Essay derived from a Roundtable on Technology and Change in Academic Libraries, convened by ACRL on November 2-3, 2006 in Chicago

The Future of Higher Education: A View from CHEMA (PDF)
A report presented by Council of Higher Education Management Association (CHEMA) and Educause Center for Applied Research (ECAR), with generous sponsorship from Carter & Burgess, Inc., and produced for CHEMA by APPA.

Campus of the Future Poster session (PDF)
Poster session presented by ACRL President Pamela Snelson and ACRL Executive Directy Mary Ellen K. Davis, July 8-11, 2006, at The Campus of the Future, a joint conference sponsored by AAPA (Serving Educational Facilities Professionals), NACUBO (National Association of College and University Business Officers), and SCUP (Society for College and University Planning).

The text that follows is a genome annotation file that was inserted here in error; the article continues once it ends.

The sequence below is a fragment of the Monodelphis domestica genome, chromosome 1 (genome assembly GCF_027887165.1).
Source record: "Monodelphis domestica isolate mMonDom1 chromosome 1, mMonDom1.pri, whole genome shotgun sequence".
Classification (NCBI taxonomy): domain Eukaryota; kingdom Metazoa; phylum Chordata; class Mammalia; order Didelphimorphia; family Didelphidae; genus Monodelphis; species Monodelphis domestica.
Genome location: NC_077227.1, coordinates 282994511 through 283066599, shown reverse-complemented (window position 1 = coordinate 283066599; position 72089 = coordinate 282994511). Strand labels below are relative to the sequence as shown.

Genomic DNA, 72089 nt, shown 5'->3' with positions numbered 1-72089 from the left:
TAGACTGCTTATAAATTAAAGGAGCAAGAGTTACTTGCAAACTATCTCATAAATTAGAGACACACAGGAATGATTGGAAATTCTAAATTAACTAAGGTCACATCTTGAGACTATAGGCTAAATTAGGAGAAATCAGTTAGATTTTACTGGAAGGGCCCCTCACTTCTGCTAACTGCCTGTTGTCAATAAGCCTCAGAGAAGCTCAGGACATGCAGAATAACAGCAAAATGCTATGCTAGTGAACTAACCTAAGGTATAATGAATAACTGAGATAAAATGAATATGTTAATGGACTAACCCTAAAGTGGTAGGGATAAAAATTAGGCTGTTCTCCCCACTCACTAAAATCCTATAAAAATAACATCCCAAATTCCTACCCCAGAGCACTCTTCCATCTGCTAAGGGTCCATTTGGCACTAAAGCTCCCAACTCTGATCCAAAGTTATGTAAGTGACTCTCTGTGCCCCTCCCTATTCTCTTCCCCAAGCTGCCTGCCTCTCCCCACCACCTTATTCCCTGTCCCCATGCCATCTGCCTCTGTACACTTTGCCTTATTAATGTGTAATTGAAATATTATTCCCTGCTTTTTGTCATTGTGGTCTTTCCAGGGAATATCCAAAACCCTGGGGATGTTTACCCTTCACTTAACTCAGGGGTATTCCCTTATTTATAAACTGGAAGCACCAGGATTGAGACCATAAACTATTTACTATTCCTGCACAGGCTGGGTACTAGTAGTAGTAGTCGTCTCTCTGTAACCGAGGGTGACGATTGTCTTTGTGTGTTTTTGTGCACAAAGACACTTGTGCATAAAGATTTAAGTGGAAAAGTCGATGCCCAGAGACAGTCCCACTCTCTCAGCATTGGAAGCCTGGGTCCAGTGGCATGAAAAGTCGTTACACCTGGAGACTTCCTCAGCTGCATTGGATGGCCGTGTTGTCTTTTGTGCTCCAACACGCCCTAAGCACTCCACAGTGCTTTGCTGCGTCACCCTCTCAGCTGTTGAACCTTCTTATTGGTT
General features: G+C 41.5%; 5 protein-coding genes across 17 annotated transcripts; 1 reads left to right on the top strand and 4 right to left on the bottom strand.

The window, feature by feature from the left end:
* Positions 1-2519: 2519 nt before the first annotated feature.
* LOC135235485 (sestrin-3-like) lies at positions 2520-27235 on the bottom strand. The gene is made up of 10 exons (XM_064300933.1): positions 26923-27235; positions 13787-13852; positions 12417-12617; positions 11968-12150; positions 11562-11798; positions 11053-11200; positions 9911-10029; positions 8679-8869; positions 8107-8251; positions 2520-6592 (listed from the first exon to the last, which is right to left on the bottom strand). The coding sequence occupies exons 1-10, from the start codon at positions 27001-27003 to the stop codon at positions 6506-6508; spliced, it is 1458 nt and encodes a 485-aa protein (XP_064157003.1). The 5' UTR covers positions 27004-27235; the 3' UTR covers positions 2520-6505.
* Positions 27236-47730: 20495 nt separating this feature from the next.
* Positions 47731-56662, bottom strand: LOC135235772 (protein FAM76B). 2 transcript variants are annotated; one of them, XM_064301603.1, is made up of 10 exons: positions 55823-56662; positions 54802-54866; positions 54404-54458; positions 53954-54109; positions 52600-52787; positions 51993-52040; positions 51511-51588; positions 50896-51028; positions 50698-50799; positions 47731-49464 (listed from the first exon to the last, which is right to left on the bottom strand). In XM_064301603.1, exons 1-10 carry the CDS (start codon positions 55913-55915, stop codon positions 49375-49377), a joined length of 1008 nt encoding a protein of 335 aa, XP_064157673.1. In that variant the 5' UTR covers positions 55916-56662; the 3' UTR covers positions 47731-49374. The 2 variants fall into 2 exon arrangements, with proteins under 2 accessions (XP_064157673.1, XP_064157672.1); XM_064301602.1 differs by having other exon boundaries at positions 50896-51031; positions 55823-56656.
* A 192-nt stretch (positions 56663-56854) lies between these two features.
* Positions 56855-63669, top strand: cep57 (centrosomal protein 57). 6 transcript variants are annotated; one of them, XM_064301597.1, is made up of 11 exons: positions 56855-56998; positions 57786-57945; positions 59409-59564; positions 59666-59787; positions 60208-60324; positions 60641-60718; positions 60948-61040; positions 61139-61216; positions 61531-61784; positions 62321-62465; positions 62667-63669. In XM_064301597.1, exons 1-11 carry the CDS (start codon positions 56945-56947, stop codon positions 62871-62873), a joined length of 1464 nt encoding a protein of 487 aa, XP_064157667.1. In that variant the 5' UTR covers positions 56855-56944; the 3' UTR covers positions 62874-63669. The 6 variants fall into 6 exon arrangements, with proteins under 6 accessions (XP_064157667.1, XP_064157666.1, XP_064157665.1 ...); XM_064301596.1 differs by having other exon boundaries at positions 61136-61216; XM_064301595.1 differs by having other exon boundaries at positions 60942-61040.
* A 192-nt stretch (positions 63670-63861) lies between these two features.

Top Issues Facing Academic Libraries for the Future of Academic Libraries and Librarians
ACRL unveiled its Top Ten Assumptions for the future of academic and research libraries March 31, 2007, during its 13th National Conference in Baltimore. The ACRL Research Committee developed the top ten assumptions after surveying member leaders and conducting a literature review.

Do We Need Academic Libraries? (January 2000)
This position paper, written by Larry Hardesty, addresses the necessity of requiring accredited transregional and virtual institutions to maintain a physical library space.